San Diego, California, USA
Posts 2,071
Joined on 10-12-2006

Post #: 9
Post ID: 22478
Reply to: 22477
Charging the Large Room
fiogf49gjkf0d
Yes, there is no substitute for space. A related consideration it that some useful rooms (like bedrooms, library, etc.) need to be away from the influence of the Music Room, so those who wish it can do something else while Music is being played. Again, no substitute for square footage, but the "floor plan" is also important.

Which brings us to "charging" the giant, open room... Sure, "live" surfaces help; but there must also be enough "horsepower" to vitalize the listening space. The "pros" might do this by "directing" sound to the main listening seat. (like the giant Westlake SMs) My own choice would be to charge all or much of the space, if I could figure out how to do it. Very few home systems will really charge a room like you describe, let alone systems you can still listen "into".

Best regards,
Paul S
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xandcg


Rio de Janeiro, BR.
Posts 137
Joined on 09-07-2014

Post #: 10
Post ID: 22479
Reply to: 22477
A bit deeper.
fiogf49gjkf0d
Romy,

I think if you find a room a bit more deeper, like 40 feet your project will work better. The extra space will allow more easily to have a second ambient room, then the social visitors should not disturb the musical affairs/visitors. But be aware I personally prefer deeper rooms...

May I ask you why do you not make one from scratch?


Think for yourself, do not be sheep.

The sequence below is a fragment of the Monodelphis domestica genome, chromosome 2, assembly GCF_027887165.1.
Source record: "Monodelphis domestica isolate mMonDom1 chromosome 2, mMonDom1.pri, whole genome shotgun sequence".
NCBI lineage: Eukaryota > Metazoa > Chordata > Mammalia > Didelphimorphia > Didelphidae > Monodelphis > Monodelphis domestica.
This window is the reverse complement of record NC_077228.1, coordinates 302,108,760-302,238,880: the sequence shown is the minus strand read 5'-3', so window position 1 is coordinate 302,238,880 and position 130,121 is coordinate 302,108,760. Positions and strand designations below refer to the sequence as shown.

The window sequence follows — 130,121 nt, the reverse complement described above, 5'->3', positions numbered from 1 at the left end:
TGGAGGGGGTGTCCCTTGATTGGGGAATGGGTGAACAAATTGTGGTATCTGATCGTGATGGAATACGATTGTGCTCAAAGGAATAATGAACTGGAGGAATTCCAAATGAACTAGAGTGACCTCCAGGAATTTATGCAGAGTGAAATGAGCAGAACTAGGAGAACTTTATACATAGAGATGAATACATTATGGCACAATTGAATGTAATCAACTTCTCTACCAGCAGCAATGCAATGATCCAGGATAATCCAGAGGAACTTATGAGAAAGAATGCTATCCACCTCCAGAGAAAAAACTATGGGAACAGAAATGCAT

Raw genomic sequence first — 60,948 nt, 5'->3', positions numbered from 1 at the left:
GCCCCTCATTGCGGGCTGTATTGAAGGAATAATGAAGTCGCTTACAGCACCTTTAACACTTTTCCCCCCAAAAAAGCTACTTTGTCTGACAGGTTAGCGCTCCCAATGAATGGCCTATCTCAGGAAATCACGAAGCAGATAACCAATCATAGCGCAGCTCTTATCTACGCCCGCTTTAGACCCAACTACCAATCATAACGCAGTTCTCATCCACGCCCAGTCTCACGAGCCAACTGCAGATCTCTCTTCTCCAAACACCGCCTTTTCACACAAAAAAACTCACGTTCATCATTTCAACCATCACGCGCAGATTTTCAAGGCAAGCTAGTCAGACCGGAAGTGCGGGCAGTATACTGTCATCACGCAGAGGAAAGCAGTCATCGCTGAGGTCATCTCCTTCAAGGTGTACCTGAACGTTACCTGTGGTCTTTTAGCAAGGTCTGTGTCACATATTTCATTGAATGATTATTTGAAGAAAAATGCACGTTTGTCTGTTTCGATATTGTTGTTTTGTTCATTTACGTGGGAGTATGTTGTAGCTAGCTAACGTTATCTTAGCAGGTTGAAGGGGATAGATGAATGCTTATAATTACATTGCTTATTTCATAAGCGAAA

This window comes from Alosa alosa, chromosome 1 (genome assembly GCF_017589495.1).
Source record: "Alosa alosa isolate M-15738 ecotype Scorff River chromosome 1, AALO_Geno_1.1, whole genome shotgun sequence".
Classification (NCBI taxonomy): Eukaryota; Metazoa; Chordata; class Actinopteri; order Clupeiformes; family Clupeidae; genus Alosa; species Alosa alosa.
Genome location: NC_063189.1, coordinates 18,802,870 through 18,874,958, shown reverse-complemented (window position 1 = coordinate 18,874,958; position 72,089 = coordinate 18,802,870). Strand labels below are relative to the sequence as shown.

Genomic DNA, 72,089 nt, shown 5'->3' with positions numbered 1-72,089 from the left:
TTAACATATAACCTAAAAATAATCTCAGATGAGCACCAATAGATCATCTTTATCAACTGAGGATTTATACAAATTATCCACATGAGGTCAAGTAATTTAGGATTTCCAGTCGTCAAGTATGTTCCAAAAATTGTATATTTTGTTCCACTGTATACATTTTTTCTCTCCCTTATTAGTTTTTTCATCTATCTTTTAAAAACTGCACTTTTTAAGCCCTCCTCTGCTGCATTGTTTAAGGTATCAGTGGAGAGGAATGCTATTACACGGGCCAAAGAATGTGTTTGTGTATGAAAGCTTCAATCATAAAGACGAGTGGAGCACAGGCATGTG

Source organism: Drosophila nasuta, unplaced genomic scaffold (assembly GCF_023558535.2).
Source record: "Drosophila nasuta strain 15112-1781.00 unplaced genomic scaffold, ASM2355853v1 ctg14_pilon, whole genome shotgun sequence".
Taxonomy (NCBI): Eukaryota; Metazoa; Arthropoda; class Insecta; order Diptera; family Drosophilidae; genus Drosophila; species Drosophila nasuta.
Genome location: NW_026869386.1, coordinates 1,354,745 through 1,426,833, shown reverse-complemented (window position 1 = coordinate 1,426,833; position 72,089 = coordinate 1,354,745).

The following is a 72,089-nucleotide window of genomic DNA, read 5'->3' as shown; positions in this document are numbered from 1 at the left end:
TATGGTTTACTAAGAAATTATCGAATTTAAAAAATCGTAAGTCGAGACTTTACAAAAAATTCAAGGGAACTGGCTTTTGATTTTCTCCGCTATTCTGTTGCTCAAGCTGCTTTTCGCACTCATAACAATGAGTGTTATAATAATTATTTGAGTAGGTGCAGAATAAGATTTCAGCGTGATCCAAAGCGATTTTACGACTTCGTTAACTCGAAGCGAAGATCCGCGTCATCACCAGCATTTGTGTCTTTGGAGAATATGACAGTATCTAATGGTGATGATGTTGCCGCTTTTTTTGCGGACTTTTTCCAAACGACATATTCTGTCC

02-12-2016 Post does not mapped to Knowledge Tree
Romy the Cat


Boston, MA
Posts 9,341
Joined on 05-28-2004

Post #: 11
Post ID: 22482
Reply to: 22477
Idea of Midbass in new room and time-aligment
fiogf49gjkf0d
Wify was asking me about my ideas about midbass horns at one nice property that we looked. Her innocent question made me to think. I do look at my prospective listening room from point of view of introducing midbass horns. I am not planning to make midbass horns visible in the room and then only way how I will introduce them would be hidden, the same way how I did it at my current listening room. I do very much realize that the way how I did it at my current room is time-aligned and unique, I very much doubt that I will be able to replicate this concept at my new listening room, even I keep my eyes opened for it. Whatever idea I have in my head I keep asking myself a question: if I would be able to hide the midbass horn in my listening room but it will be done with time-alignment then do I want to have this midbass horn? From hat I stay now I doubt that would go doe midbass if not going to be time-aligned. I still would go for separation of midbass and ULF but I would go for time-aligned direct radiators.